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Now, reopened in October 2016 with a new bold look that was created to compliment the existing architecture of the hotel, the Watergate is once again making headlines  with a fresh look and appeal. The new owners, with the help of London-based designer Ron Arad, have re-designed the hotel’s 336 guest rooms and 24 suites, installed a 15-yard indoor swimming pool and a new 12,500 square foot spa and fitness facility. Three new restaurants and bars completes the new redesign: Kingbird restaurant, a contemporary restaurant off the lobby with outdoor seating on the Potomac riverfront; The Next Whisky Bar, a whisky bar off the lobby; and Top of the Gate, an outdoor rooftop bar with 360-views of the Potomac River, Georgetown, the Capital and Washington Monument. Sounds great, right?

Kingbird restaurant indoor swimming pool

Entering the Watergate for the first time, my first impression was a lobby that felt a bit more ‘nightclub’ than lobby. The mid-century design, with its shiny, sculptural metal reception and curved wall of whisky bottles marking the entrance of the whisky bar off the lobby, was created to make a lasting impression. And it is, honestly, pretty cool. But, for me, the whole aesthetic was a bit jarring to my eyes during the daytime. For anyone experiencing a bit too much drink from the night before, sunglasses are essential here in the morning. 

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I did get a kick out of the staff uniforms designed by ‘Mad Men’ costume designer Janie Bryant especially for the hotel.  A bit ‘Mad Men’ with a modern twist. They give a sense of character to the hotel.

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Nearly all the guest rooms feature views of the Potomac River. My Deluxe King room was perfectly comfortable – contemporary and masculine although a bit generic – more tailored it seemed for a business than a leisure traveler. The bathroom, with floor to ceiling marble tile, was spacious and new. The rooms feature a ‘state of the art in room control system’ but for the life of me I could not figure out how to turn the lights on or off.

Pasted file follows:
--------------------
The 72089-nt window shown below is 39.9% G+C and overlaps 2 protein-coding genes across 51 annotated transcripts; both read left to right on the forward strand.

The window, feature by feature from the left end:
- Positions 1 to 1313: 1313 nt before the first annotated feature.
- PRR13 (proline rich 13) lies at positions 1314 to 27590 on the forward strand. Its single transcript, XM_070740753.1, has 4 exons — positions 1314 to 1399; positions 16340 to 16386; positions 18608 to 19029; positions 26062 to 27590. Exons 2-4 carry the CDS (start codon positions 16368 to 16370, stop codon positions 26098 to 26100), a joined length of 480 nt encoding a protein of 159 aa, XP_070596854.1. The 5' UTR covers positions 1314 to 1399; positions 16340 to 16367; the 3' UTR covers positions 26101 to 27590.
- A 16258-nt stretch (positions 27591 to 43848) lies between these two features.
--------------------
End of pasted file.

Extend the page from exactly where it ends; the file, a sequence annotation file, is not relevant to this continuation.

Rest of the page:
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There were subtle, clever nods everywhere to the hotel’s history: Room keys featuring ‘No Need To Break In’, pencils with ‘I stole this from the Watergate Hotel’…even a typewriter font on the stationary evoking newspaper copy from the 70’s.

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For conspiracy-seekers, anyone just interested in the Watergate’s past or someone just looking for a one of a kind accommodation, it’s worth checking into the new Scandal Room. On October 20, the Watergate unveiled room 214 to the public – the official ‘room where it happened’. Opened to coincide with the 45th anniversary of the break-in, the room was designed by Lyn Paolo – costume designer of the hit show Scandal (how fitting) and acknowledges its storied past with subtle and not so subtle touches everywhere.

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I took advantage of the incredible weather by grabbing a quick cocktail at the 5th floor rooftop bar Top of the Gate.  With 360 views (including the neighboring Kennedy Center for the Performing Arts) and music piping from somewhere, this is the spot to enjoy the sun set over the Potomac. For me, this was the best feature of the Watergate.